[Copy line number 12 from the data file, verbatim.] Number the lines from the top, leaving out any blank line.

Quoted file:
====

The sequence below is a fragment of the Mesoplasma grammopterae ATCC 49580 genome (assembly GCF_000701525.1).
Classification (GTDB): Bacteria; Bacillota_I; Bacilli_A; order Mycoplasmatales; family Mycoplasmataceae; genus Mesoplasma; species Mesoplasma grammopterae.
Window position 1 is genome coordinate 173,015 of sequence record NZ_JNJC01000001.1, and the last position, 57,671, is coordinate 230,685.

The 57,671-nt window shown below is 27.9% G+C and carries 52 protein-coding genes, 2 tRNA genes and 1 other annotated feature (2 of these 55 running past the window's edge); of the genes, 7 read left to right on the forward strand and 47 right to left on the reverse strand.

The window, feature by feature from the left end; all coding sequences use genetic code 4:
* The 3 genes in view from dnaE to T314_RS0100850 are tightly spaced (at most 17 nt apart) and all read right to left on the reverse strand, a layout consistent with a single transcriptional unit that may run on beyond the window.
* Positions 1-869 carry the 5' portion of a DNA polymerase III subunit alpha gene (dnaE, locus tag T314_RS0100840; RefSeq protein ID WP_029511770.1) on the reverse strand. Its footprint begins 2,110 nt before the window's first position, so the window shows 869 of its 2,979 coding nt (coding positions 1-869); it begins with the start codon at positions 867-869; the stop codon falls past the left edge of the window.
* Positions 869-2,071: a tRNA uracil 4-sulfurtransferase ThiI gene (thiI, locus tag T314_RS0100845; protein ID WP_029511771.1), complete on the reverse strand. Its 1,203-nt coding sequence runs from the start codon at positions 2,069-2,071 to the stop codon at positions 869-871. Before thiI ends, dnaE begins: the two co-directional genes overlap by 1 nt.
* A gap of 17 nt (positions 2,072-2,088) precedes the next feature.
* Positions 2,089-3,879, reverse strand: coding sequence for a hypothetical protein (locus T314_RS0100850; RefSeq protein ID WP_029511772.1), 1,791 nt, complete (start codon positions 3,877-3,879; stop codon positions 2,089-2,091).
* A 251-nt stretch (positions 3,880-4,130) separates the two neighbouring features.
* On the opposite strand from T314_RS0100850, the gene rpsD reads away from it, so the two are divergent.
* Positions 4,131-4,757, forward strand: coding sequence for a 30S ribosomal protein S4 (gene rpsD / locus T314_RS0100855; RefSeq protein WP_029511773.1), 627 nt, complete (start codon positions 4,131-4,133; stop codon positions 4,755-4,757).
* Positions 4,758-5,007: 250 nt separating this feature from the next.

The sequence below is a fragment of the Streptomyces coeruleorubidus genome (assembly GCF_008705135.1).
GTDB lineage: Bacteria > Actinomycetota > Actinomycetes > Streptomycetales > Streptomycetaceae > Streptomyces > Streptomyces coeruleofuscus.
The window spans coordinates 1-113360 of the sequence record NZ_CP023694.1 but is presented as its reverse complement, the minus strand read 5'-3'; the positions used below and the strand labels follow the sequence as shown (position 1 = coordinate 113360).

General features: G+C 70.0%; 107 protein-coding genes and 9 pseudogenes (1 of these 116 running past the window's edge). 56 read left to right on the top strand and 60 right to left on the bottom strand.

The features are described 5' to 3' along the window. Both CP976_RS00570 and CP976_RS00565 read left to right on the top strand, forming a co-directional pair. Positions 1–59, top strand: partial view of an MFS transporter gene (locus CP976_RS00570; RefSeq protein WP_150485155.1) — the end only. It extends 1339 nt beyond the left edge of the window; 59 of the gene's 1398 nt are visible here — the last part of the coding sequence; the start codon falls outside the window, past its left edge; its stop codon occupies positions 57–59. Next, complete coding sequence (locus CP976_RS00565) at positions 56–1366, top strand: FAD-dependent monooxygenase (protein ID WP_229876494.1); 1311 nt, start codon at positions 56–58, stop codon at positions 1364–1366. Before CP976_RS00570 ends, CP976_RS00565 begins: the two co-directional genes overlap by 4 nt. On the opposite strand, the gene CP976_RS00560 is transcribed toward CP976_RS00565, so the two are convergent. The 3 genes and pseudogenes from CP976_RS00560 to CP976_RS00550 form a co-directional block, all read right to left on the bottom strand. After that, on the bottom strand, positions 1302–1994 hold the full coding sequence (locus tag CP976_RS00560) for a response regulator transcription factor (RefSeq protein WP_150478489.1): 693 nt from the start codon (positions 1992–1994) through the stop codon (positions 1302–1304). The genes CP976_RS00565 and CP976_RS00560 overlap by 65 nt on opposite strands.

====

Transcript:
* On the opposite strand from T314_RS0100850, the gene rpsD reads away from it, so the two are divergent.